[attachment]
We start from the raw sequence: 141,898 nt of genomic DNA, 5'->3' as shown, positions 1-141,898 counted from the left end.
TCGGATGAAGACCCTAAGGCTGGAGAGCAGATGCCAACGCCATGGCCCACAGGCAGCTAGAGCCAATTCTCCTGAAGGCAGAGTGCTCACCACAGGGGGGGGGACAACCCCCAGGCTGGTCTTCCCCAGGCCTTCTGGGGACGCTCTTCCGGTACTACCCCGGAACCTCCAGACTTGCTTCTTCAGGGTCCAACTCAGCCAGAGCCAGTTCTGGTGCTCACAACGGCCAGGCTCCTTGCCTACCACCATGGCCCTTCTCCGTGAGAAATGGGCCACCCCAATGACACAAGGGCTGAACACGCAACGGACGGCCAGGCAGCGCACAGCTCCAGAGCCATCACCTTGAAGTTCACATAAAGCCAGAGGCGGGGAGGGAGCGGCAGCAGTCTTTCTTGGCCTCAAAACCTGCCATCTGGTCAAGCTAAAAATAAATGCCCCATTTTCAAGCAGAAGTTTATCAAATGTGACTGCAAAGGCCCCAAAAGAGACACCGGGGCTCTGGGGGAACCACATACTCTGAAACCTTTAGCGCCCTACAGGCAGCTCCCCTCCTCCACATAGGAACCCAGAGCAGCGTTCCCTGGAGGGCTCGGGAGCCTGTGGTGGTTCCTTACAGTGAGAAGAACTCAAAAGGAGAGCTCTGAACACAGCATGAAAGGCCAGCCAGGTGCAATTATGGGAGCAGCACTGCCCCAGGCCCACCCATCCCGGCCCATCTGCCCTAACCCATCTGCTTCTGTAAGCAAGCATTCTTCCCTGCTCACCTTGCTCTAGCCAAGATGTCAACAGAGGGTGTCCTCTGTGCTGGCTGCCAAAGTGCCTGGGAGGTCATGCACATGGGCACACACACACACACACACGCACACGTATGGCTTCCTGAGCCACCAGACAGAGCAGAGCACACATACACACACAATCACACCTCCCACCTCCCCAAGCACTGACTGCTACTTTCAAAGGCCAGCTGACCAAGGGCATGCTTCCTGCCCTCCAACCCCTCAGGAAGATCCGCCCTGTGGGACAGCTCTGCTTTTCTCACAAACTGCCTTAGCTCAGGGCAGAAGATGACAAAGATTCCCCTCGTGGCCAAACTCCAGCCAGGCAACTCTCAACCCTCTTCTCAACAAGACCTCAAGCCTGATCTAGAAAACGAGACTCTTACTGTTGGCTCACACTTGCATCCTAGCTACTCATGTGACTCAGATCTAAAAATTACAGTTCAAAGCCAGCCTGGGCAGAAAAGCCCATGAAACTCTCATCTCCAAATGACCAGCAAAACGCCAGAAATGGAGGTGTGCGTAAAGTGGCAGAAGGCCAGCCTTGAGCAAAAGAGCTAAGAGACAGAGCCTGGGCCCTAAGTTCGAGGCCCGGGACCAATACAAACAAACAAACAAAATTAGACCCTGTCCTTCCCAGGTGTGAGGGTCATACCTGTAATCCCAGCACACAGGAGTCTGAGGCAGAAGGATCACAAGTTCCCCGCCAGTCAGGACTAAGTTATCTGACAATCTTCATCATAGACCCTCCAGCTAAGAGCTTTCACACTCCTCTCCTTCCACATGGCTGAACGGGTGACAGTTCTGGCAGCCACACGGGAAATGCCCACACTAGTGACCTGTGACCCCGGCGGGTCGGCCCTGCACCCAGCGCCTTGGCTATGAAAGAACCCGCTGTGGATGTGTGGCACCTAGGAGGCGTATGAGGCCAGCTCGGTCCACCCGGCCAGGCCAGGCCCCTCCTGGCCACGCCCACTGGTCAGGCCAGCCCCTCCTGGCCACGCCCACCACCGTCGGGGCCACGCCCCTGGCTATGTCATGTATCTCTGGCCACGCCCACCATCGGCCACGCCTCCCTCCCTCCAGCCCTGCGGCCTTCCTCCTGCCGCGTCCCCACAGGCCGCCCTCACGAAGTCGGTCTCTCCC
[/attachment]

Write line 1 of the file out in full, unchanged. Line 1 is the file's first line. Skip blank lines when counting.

We start from the raw sequence: 141,898 nt of genomic DNA, 5'->3' as shown, positions 1-141,898 counted from the left end.